PMCC PMCC

Search tips
Search criteria

Advanced
Results 1-4 (4)
 

Clipboard (0)
None

Select a Filter Below

Journals
Authors
more »
Year of Publication
Document Types
1.  Psychometric Characteristics of the Persian (Farsi) Version of Attachment Style Questionnaire 
Background: Attachment relationship provides a secure base for the infants from which to explore the environment and a safe haven to return to in times of danger. Attachment style shapes the behavior of individuals in adulthood. There are many different measures of attachment and a lot of controversy about what they measure and how they relate to each other. Hence, we tried to evaluate the psychometric properties of one of such questionnaires on a sample of the Iranian population.
Methods: “Attachment style questionnaire” designed by Van Oudenhoven measures four dimensions: secure, preoccupied, fearful and dismissing. Psychometric properties of the questionnaire were evaluated in a cross sectional study on 730 adults in Isfahan, Iran. Statistical analysis of data was performed by the explanatory factor analysis with the principal component method, Cronbach’s alpha, Pearson correlation coefficients, and the multiple analysis of variance (MANCOVA).
Results: The Cronbach’s alpha for all items was 0.704. As a whole, the internal consistency was good. There was a high inter-scale correlation between preoccupied and fearful, also the secure style correlated negatively with fearful and preoccupied. The stability coefficient of the attachment scales were 0.625, 0.685, 0.777 and 0.605 for secure, fearful, preoccupied and dismissing styles respectively (P<0.001). Regarding construct validity, factor analysis showed that some items require iterations to fit the Iranian population.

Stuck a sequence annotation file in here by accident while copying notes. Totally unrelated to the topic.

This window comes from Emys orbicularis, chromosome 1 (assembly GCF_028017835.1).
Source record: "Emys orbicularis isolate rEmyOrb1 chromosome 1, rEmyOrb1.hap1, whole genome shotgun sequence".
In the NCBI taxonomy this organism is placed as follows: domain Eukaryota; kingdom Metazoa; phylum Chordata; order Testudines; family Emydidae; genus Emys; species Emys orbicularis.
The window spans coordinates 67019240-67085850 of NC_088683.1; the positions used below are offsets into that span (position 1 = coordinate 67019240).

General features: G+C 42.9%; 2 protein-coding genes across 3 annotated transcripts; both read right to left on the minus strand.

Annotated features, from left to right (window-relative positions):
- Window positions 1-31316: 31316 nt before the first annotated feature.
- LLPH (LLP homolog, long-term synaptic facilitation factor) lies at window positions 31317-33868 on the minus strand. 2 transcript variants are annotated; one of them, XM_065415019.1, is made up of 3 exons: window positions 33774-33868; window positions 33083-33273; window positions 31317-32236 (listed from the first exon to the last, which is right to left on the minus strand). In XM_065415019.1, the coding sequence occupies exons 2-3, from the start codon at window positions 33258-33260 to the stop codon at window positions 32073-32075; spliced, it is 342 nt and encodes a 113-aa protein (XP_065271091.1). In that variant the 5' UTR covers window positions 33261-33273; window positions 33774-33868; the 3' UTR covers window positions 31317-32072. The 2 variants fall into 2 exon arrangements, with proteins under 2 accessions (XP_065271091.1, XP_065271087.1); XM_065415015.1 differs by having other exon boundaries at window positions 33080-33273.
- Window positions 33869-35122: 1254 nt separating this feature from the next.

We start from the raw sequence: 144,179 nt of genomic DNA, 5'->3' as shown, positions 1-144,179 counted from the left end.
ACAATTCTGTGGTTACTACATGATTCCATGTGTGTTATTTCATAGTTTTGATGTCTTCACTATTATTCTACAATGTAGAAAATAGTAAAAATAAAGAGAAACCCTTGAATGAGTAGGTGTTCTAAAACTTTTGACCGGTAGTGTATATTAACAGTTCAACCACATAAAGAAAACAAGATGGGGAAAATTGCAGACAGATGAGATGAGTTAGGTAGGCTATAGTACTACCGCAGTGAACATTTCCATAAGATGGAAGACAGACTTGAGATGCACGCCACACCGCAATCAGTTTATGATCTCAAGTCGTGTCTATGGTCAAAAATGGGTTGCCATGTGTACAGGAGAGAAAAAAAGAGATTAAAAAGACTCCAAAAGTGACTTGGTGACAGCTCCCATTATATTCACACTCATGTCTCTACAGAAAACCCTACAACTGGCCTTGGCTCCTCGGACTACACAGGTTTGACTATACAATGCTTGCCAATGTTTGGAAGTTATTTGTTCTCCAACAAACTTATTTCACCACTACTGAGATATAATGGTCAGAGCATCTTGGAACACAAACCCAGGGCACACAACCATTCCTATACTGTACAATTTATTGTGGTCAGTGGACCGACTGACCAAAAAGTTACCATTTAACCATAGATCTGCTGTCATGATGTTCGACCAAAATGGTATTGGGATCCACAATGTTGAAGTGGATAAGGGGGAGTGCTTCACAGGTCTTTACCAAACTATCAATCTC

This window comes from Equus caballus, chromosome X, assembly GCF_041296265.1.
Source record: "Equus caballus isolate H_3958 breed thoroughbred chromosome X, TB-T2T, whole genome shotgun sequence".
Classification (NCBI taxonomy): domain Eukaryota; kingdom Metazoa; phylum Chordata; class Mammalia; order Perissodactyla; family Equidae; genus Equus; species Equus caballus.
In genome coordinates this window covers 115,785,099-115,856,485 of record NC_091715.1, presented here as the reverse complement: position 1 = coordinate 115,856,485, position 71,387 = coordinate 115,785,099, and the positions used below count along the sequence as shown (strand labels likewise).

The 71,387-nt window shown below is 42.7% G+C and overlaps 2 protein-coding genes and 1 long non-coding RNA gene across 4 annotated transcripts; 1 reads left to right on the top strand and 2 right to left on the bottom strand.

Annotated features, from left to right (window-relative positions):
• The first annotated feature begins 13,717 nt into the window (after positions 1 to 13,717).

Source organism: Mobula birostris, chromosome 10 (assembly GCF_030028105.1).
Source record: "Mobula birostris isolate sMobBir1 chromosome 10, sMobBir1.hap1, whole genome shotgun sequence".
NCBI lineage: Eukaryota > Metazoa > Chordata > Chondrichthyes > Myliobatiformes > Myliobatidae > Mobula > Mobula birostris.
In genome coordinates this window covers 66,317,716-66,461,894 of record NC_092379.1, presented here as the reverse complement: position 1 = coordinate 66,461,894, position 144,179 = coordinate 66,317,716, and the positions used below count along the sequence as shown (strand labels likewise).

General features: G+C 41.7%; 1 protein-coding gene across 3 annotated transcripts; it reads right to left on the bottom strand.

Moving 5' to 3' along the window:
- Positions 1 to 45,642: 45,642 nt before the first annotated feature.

Conclusion: This study showed that the Persian version of ASQ has a reasonable reliability and validity in general and the questionnaire is appropriate for use among the Iranian population in future studies.
PMCID: PMC4242984  PMID: 25429172
Iran; Questionnaire; Culture
2.  Predictive Factors of Delay in Contact with a Psychiatrist in Depressive Disorders: A Sample of Iranian Patients 
Background:
The different duration of delay to first contact with a psychiatrist in depressive disordered patients has been observed in western and non western cultures. This study aimed to examine the duration and predictive factors of delay in contact with a psychiatrist in depressive patients in Isfahan city of Iran.
Methods:
In This cross sectional study 156 depressive patients were recruited from various outpatient clinics in Isfahan city between January 2013 and February 2013. We used the Anderson Socio-Behavioral Model (ASBM) for examine the role of various factors influencing delay in help seeking. In this models there were three categories variables (predisposing, enabling and need factors). Quintile regression model was used to study the predictors.
Results:
The median duration between symptom onset and first contact with a psychiatrist was 1 year. In the first step (predisposing model), age at onset of depressive symptoms and never married were negative predictors for delay, but widowed or divorced statues was positive predictors for delay. In the enabling model past contact with health provider was positively associated with duration of delay. In the need model, neither variable had a significant effect on duration of delay. In the full model, younger age at onset, widowed or divorced statues and past contact with health provider increased duration of delay.
Conclusions: